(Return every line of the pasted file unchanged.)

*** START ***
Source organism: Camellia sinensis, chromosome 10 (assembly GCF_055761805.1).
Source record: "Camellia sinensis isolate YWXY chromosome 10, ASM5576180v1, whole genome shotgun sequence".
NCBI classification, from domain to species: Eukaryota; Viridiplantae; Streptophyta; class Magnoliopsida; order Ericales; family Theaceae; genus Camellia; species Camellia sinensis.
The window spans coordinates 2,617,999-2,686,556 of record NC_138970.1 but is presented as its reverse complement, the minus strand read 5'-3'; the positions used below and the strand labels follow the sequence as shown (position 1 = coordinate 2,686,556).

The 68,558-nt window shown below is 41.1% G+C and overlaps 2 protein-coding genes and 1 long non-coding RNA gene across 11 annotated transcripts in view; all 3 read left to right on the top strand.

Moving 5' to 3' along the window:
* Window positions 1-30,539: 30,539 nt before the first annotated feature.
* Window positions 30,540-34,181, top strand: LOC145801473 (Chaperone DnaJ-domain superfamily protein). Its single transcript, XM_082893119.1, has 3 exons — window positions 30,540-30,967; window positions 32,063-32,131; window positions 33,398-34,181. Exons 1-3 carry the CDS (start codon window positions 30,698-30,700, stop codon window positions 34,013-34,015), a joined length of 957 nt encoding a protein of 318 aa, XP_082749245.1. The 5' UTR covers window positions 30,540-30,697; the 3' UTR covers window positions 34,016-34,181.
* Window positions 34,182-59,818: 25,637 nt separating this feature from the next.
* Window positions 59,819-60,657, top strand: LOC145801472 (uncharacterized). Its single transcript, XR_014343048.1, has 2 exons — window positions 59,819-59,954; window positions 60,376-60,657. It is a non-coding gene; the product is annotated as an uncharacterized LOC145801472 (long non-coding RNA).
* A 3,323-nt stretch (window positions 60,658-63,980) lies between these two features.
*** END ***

Source organism: Camellia sinensis, chromosome 10 (assembly GCF_055761805.1).
Source record: "Camellia sinensis isolate YWXY chromosome 10, ASM5576180v1, whole genome shotgun sequence".
NCBI classification, from domain to species: Eukaryota; Viridiplantae; Streptophyta; class Magnoliopsida; order Ericales; family Theaceae; genus Camellia; species Camellia sinensis.
The window spans coordinates 2,617,999-2,686,556 of record NC_138970.1 but is presented as its reverse complement, the minus strand read 5'-3'; the positions used below and the strand labels follow the sequence as shown (position 1 = coordinate 2,686,556).

The 68,558-nt window shown below is 41.1% G+C and overlaps 2 protein-coding genes and 1 long non-coding RNA gene across 11 annotated transcripts in view; all 3 read left to right on the top strand.

Moving 5' to 3' along the window:
* Window positions 1-30,539: 30,539 nt before the first annotated feature.
* Window positions 30,540-34,181, top strand: LOC145801473 (Chaperone DnaJ-domain superfamily protein). Its single transcript, XM_082893119.1, has 3 exons — window positions 30,540-30,967; window positions 32,063-32,131; window positions 33,398-34,181. Exons 1-3 carry the CDS (start codon window positions 30,698-30,700, stop codon window positions 34,013-34,015), a joined length of 957 nt encoding a protein of 318 aa, XP_082749245.1. The 5' UTR covers window positions 30,540-30,697; the 3' UTR covers window positions 34,016-34,181.
* Window positions 34,182-59,818: 25,637 nt separating this feature from the next.
* Window positions 59,819-60,657, top strand: LOC145801472 (uncharacterized). Its single transcript, XR_014343048.1, has 2 exons — window positions 59,819-59,954; window positions 60,376-60,657. It is a non-coding gene; the product is annotated as an uncharacterized LOC145801472 (long non-coding RNA).
* A 3,323-nt stretch (window positions 60,658-63,980) lies between these two features.